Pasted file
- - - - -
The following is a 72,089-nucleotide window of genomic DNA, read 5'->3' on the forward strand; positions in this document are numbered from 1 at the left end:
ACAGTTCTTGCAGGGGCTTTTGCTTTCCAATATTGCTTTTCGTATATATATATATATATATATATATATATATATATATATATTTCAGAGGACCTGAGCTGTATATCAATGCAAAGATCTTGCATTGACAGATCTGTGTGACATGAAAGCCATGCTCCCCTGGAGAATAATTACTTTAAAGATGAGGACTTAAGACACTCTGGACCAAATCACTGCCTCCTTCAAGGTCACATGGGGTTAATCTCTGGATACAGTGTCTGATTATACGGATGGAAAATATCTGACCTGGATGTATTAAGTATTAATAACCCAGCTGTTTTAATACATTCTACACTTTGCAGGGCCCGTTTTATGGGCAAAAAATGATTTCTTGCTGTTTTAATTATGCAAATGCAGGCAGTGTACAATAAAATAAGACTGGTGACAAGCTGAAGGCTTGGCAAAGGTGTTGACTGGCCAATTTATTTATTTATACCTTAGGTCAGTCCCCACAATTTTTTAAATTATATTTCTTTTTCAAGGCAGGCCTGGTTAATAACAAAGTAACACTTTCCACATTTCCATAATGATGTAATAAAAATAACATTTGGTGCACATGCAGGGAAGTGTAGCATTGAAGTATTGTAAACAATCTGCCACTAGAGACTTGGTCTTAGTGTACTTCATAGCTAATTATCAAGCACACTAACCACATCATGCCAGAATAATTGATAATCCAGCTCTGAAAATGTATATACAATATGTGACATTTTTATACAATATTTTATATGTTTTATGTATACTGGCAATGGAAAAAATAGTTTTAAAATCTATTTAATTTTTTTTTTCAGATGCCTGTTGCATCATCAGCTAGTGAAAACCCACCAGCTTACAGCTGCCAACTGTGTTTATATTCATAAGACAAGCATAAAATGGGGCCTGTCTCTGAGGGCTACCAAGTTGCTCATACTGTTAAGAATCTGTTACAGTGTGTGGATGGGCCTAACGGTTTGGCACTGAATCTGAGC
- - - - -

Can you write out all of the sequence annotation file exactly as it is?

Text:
The following is a 72,089-nucleotide window of genomic DNA, read 5'->3' on the forward strand; positions in this document are numbered from 1 at the left end:
ACAGTTCTTGCAGGGGCTTTTGCTTTCCAATATTGCTTTTCGTATATATATATATATATATATATATATATATATATATATATTTCAGAGGACCTGAGCTGTATATCAATGCAAAGATCTTGCATTGACAGATCTGTGTGACATGAAAGCCATGCTCCCCTGGAGAATAATTACTTTAAAGATGAGGACTTAAGACACTCTGGACCAAATCACTGCCTCCTTCAAGGTCACATGGGGTTAATCTCTGGATACAGTGTCTGATTATACGGATGGAAAATATCTGACCTGGATGTATTAAGTATTAATAACCCAGCTGTTTTAATACATTCTACACTTTGCAGGGCCCGTTTTATGGGCAAAAAATGATTTCTTGCTGTTTTAATTATGCAAATGCAGGCAGTGTACAATAAAATAAGACTGGTGACAAGCTGAAGGCTTGGCAAAGGTGTTGACTGGCCAATTTATTTATTTATACCTTAGGTCAGTCCCCACAATTTTTTAAATTATATTTCTTTTTCAAGGCAGGCCTGGTTAATAACAAAGTAACACTTTCCACATTTCCATAATGATGTAATAAAAATAACATTTGGTGCACATGCAGGGAAGTGTAGCATTGAAGTATTGTAAACAATCTGCCACTAGAGACTTGGTCTTAGTGTACTTCATAGCTAATTATCAAGCACACTAACCACATCATGCCAGAATAATTGATAATCCAGCTCTGAAAATGTATATACAATATGTGACATTTTTATACAATATTTTATATGTTTTATGTATACTGGCAATGGAAAAAATAGTTTTAAAATCTATTTAATTTTTTTTTTCAGATGCCTGTTGCATCATCAGCTAGTGAAAACCCACCAGCTTACAGCTGCCAACTGTGTTTATATTCATAAGACAAGCATAAAATGGGGCCTGTCTCTGAGGGCTACCAAGTTGCTCATACTGTTAAGAATCTGTTACAGTGTGTGGATGGGCCTAACGGTTTGGCACTGAATCTGAGC